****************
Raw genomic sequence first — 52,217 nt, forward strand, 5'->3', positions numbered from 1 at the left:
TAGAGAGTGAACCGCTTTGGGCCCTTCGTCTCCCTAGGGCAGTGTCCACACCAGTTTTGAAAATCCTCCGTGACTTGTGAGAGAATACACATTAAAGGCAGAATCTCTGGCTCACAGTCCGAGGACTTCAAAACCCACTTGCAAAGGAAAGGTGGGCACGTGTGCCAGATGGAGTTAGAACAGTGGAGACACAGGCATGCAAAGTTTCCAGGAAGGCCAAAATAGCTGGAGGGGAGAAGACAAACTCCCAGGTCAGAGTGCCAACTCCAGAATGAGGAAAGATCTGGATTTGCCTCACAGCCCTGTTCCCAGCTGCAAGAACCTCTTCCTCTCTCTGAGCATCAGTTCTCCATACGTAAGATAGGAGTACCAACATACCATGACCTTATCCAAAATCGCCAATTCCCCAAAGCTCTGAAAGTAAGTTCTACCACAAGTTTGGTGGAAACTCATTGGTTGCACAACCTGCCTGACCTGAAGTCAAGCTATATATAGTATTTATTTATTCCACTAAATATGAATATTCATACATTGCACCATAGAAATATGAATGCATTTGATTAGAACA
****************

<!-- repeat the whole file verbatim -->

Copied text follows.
Raw genomic sequence first — 52,217 nt, forward strand, 5'->3', positions numbered from 1 at the left:
TAGAGAGTGAACCGCTTTGGGCCCTTCGTCTCCCTAGGGCAGTGTCCACACCAGTTTTGAAAATCCTCCGTGACTTGTGAGAGAATACACATTAAAGGCAGAATCTCTGGCTCACAGTCCGAGGACTTCAAAACCCACTTGCAAAGGAAAGGTGGGCACGTGTGCCAGATGGAGTTAGAACAGTGGAGACACAGGCATGCAAAGTTTCCAGGAAGGCCAAAATAGCTGGAGGGGAGAAGACAAACTCCCAGGTCAGAGTGCCAACTCCAGAATGAGGAAAGATCTGGATTTGCCTCACAGCCCTGTTCCCAGCTGCAAGAACCTCTTCCTCTCTCTGAGCATCAGTTCTCCATACGTAAGATAGGAGTACCAACATACCATGACCTTATCCAAAATCGCCAATTCCCCAAAGCTCTGAAAGTAAGTTCTACCACAAGTTTGGTGGAAACTCATTGGTTGCACAACCTGCCTGACCTGAAGTCAAGCTATATATAGTATTTATTTATTCCACTAAATATGAATATTCATACATTGCACCATAGAAATATGAATGCATTTGATTAGAACA